On a cold Sunday, I met 32-year-old Anthony Johnson who has been wandering the streets of the Bronx for more than seven years. He told me has no home or family and has lived in multiple shelters, none of which have helped him recover from his devastating reality: heroin and cocaine addiction. A former pickpocket, Johnson now sells recyclables to homeless people, to pay for the drugs he takes each day.

The Bronx is a place that has been struggling for years with a significant number of people with abuse issues relating to ‘hard’ drugs. Unfortunately, these people suffering from drug addiction are already grappling with other social-economic issues such  as homelessness and poverty, often making it easier to  access opioids.

It was a regular morning for Johnson, who slowly pulled a silver cart with empty bottles of Coca-Cola and Spring Water through the Bronx’s quiet forgotten streets- a far cry from the hustle and bustle of Manhattan. I soon realized that he wanted to go unnoticed, as he covered his face with a black beanie hat and grey sunglasses, eyes down on the wet pavement. “This is not enough, I need to look for more trash” he repeatedly said.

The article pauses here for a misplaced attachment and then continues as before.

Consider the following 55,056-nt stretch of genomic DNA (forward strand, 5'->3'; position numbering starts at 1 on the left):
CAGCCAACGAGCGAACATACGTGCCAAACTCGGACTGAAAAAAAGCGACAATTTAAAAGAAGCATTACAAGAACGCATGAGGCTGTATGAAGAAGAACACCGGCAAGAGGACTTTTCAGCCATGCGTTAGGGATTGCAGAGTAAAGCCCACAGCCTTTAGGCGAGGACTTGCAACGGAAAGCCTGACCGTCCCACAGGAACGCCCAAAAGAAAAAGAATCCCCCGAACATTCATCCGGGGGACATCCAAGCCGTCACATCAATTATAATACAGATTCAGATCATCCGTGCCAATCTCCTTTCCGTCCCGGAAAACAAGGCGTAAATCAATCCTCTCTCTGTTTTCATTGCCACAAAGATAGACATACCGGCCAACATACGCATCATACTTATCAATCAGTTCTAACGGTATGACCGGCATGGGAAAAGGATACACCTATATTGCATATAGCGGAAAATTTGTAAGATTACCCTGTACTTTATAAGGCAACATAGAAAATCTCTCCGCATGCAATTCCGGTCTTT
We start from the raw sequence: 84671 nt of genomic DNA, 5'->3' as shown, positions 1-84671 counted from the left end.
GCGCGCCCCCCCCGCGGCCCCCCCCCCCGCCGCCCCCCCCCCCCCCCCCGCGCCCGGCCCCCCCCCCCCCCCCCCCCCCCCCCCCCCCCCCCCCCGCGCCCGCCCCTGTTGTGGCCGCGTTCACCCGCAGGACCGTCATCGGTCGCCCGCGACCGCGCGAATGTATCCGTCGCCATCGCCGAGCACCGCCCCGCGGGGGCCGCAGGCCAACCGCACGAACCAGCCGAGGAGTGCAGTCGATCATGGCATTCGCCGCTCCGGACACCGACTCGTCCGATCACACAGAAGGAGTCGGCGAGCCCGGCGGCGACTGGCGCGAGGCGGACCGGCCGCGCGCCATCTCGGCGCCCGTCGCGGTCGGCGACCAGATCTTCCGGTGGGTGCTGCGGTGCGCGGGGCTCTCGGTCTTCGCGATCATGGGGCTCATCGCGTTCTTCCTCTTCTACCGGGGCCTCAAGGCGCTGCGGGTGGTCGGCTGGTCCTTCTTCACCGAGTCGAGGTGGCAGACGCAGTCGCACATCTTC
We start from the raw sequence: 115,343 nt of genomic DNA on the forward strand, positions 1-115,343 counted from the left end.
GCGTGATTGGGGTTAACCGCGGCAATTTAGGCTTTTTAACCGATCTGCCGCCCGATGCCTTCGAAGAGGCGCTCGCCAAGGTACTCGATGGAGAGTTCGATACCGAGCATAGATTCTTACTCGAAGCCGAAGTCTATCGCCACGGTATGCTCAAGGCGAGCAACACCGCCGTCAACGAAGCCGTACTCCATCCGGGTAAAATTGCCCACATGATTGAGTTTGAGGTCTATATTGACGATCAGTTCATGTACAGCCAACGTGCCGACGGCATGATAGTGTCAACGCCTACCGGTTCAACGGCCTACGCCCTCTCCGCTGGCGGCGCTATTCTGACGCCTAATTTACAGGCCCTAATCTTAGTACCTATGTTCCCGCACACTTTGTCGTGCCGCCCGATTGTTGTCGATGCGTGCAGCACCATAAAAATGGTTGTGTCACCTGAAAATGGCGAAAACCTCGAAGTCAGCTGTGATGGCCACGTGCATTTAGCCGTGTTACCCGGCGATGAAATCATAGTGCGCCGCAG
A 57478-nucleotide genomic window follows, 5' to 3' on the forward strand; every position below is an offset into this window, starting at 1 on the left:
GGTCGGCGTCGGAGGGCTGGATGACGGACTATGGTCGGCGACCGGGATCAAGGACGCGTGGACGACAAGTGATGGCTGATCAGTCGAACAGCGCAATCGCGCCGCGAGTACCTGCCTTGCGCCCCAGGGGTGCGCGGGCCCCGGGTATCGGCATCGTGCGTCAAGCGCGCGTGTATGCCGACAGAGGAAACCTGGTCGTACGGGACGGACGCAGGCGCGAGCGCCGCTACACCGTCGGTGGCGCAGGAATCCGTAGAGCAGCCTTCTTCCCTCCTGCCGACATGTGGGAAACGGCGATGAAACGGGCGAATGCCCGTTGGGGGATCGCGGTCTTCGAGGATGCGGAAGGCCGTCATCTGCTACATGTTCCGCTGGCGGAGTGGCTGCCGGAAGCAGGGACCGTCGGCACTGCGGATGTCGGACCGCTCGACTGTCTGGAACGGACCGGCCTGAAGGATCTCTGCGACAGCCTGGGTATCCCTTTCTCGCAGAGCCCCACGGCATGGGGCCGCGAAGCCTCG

He searched for more bottles in the trash cans outside of a residential building, then continued to a place he would call “very dangerous.” When he found a stash of new bottles; the pessimistic expression on his face changed for a couple of seconds, as I noticed he inspected his accumulating haul. 

Johnson lit a Red Marlboro Red cigarette, that he later threw down onto the now drenched pavement and continued to pull his cart, full to the brim with rubbish. He told me he was hoping to make at least eighty dollars that day, half of which he would spend on heroin and cocaine, and the rest he would use to buy a week’s worth of food.